(Source: New York Fed Consumer Credit Panel/Equifax)
This is 2021, and about seven years ago, we were starting to hear some pretty dire stories in the media about the student loan crisis. One of them from The Motley Fool (http://www.fool.com) is titled, “The Student Loan Crisis is Here, and It’s Pretty Scary” (http://www.fool.com/investing/general/2014/01/19/the-student-loan-crisis-is-here-and-its-pretty-sca.aspx). The story was published in January 2014. In Fall 2015, The Huffington Post published “There is a Student Loan Crisis, and It’s Not Hard to Understand (http://www.huffingtonpost.com/michael-restiano/there-is-a-student-loan-c_b_8148470.html).
That means that in 20 months, we progressed from “There is a student loan crisis” to “There is a student loan crisis.” This is 2021, and not only has the crisis has become worse, plans that we’re put in place to alleviate some of the pain caused more pain when people realized what the potential impact of the remedy could be.
According to US News and World Report, the average college graduate has about $30,000 in student loan debt. $30,000 for 10 years at 8.6% per year is about $345 a month. That might not sound too bad, but remember, that number is an average. There are some students that may have student loan debt as high as $200,000.
The intriguing fact, however, is finding out “when” this became an issue. News of the crisis started about 10 years ago, around 2011. A couple of years before that, in 2009, President Barack Obama called for the end to the FFEL (Federal Family Education Loan) Program, calling it a waste of taxpayer money. No new loans were made from the program after June 30, 2010. That means the 2010-2011 school year was the first year that a new loan program was in place, and the one that had loan originators competing to keep loan rates low was gone.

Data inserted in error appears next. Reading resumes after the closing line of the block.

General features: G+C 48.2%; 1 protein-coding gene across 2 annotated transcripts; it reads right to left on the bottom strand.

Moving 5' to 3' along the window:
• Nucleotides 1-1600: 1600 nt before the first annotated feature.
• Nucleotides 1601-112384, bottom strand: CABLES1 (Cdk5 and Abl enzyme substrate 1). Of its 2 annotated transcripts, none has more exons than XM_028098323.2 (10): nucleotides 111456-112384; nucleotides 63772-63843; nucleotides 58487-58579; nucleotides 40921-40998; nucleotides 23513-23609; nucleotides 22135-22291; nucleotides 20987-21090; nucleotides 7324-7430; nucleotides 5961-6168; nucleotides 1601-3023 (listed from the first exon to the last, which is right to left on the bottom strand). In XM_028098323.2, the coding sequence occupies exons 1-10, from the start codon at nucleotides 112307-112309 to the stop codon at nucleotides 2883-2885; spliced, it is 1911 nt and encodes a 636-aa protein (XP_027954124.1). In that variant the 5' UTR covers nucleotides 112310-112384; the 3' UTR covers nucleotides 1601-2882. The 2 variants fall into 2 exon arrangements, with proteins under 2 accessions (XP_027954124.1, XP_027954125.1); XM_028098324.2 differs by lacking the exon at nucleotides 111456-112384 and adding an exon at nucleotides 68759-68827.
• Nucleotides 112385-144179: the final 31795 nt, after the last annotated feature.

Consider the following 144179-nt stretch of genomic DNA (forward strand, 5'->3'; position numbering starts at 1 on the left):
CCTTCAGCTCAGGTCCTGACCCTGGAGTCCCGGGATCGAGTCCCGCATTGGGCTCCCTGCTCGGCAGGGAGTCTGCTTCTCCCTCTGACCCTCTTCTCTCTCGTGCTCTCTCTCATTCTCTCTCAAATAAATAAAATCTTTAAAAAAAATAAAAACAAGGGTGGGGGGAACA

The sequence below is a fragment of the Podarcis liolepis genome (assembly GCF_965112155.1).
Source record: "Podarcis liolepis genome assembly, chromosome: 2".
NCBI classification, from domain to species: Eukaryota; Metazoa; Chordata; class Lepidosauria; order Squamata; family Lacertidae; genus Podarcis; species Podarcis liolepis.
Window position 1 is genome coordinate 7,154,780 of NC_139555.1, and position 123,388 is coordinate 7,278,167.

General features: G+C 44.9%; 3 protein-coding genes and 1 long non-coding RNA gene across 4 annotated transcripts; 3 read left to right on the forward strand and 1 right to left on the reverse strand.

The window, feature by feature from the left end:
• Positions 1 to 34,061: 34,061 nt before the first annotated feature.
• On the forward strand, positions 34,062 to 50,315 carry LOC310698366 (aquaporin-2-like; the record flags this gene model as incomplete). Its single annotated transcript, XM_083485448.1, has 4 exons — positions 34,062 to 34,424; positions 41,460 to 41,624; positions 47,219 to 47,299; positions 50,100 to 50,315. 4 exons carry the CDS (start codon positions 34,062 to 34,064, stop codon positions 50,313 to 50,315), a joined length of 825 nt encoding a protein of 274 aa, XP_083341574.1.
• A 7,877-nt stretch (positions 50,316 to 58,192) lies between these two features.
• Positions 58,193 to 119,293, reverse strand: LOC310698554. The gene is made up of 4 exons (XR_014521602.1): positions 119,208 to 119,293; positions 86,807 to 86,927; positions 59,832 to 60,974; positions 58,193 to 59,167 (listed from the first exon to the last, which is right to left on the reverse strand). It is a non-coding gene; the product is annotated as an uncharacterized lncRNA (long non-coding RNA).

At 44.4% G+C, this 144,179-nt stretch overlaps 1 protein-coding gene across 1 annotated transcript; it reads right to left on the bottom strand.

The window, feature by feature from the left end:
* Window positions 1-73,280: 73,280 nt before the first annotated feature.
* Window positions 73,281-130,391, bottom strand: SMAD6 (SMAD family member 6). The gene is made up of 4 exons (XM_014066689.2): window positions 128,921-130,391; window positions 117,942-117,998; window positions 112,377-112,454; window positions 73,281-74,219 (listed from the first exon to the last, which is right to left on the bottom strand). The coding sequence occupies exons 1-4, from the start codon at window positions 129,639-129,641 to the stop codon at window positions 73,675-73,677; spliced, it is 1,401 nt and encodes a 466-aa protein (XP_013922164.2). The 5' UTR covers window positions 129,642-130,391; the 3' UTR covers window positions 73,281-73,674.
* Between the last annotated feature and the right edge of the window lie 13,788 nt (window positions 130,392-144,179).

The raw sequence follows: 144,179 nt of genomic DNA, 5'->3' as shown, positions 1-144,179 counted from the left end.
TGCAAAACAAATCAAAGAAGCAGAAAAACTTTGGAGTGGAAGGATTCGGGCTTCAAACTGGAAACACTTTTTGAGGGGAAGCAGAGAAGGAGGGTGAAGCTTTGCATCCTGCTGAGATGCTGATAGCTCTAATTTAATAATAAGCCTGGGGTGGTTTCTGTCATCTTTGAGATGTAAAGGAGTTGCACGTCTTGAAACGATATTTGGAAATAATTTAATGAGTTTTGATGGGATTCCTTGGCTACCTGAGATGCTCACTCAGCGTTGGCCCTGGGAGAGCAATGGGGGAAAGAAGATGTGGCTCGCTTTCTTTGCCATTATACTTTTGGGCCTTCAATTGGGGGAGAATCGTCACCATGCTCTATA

Also in 2011, students graduating from college were the first children of parents that belonged to Generation X (the ME Generation) do so. The economy was still fighting to recover from the stock market crash of 2008, so jobs were not as plentiful as they once were, and students were expected to repay their debt. To whom does that burden fall to? In many cases, the parents, because they had to sign or co-sign for loans. These were quite possibly the same parents that may have said that their child didn’t act up in class when they were in elementary and high school, and disagreed with disciplinary actions that their child may have been subjected to.
As for that loan payment of $345, that may be an expense that a parent didn’t think about dealing with after paying for four years of college for their child (because you know the child didn’t pay $15,000 a year for the past four years), and now, not only do the parents have loans to pay for those amounts, as well as potentially more children in college, how are they expected to pay this extra amount when their student is hired at an entry-level job at $30,000 a year?
What happened before that time? Perhaps more educated decisions were made by Baby Boomer parents, who said “You can go anywhere for a liberal arts degree. You don’t have to go to the school that costs $40,000 a year, especially when you won’t be making that when you graduate.”
As for that child with $200,000 in student loan debt interviewed a couple of years ago on NPR’s “All Things Considered,” $200,000 over 10 years at 6.8% is over $2,300 a month. No longer may the mortgage be the highest monthly payment a person will be making.